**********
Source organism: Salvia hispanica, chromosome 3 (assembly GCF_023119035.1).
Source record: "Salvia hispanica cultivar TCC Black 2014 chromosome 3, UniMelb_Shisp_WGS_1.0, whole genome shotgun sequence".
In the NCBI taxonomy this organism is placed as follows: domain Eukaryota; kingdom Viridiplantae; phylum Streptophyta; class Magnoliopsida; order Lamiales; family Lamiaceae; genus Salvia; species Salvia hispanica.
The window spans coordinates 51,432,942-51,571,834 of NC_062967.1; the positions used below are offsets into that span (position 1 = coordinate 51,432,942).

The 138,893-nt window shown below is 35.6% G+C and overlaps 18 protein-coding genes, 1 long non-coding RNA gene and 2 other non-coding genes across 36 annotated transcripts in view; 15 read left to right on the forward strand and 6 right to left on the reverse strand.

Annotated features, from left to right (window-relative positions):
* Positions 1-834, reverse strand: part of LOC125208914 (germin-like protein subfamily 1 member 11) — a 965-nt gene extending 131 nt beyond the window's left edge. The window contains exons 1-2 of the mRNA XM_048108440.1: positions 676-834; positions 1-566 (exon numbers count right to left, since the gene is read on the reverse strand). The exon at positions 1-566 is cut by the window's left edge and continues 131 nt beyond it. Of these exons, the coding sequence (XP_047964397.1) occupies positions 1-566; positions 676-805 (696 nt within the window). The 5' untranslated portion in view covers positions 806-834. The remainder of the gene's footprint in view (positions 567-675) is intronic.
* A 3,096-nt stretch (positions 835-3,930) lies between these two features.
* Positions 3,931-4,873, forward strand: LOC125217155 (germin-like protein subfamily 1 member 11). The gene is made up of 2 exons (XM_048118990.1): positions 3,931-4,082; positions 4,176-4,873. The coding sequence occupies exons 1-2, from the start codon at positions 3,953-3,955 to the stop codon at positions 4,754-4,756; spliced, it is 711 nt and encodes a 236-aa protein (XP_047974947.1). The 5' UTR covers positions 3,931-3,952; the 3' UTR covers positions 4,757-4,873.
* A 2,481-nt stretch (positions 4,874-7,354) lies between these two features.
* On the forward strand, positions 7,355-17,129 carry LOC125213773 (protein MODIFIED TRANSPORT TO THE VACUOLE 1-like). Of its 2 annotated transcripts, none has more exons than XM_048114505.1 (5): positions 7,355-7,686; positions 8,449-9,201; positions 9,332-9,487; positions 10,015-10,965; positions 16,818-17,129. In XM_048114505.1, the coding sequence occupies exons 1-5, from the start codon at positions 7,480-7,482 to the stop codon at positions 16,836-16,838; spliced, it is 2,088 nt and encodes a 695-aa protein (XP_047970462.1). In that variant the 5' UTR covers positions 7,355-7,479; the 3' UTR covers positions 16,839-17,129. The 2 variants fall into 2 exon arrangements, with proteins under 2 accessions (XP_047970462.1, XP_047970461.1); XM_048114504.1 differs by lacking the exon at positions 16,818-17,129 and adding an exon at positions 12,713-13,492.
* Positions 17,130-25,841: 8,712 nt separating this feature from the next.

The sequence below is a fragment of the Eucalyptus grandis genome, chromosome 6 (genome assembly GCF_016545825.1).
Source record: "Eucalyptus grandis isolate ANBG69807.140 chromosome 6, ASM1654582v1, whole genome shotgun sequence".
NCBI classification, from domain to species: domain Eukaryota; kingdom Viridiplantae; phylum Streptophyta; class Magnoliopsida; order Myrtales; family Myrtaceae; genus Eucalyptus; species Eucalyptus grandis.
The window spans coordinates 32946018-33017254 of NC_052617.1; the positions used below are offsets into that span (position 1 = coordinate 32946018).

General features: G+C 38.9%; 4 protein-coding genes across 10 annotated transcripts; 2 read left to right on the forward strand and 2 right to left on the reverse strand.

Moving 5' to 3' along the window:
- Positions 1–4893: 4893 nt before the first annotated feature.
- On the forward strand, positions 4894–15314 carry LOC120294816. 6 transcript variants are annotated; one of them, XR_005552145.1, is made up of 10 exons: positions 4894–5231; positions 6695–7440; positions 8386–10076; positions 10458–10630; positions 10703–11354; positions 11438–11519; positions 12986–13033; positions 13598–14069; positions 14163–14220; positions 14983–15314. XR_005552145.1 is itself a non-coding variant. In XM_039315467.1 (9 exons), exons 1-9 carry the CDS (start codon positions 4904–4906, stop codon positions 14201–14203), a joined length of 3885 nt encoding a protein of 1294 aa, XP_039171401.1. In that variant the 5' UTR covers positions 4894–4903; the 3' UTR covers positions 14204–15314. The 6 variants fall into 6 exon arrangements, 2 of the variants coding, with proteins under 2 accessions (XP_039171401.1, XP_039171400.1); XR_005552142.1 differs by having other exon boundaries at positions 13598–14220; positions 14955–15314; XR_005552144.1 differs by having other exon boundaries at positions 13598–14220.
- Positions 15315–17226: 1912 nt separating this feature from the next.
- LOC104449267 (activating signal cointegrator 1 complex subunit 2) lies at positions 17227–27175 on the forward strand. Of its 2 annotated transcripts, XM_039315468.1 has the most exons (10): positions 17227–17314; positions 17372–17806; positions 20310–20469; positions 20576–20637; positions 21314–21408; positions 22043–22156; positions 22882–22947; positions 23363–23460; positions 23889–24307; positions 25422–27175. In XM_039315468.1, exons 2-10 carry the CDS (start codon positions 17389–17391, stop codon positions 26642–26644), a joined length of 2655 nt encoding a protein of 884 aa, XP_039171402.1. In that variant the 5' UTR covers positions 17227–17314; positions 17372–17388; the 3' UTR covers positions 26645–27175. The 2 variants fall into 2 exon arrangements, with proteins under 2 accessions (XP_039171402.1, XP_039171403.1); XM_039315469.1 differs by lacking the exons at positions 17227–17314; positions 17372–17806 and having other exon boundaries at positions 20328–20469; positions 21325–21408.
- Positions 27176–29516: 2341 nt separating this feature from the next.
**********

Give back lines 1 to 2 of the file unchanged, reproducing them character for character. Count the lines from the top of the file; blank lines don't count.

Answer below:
Source organism: Salvia hispanica, chromosome 3 (assembly GCF_023119035.1).
Source record: "Salvia hispanica cultivar TCC Black 2014 chromosome 3, UniMelb_Shisp_WGS_1.0, whole genome shotgun sequence".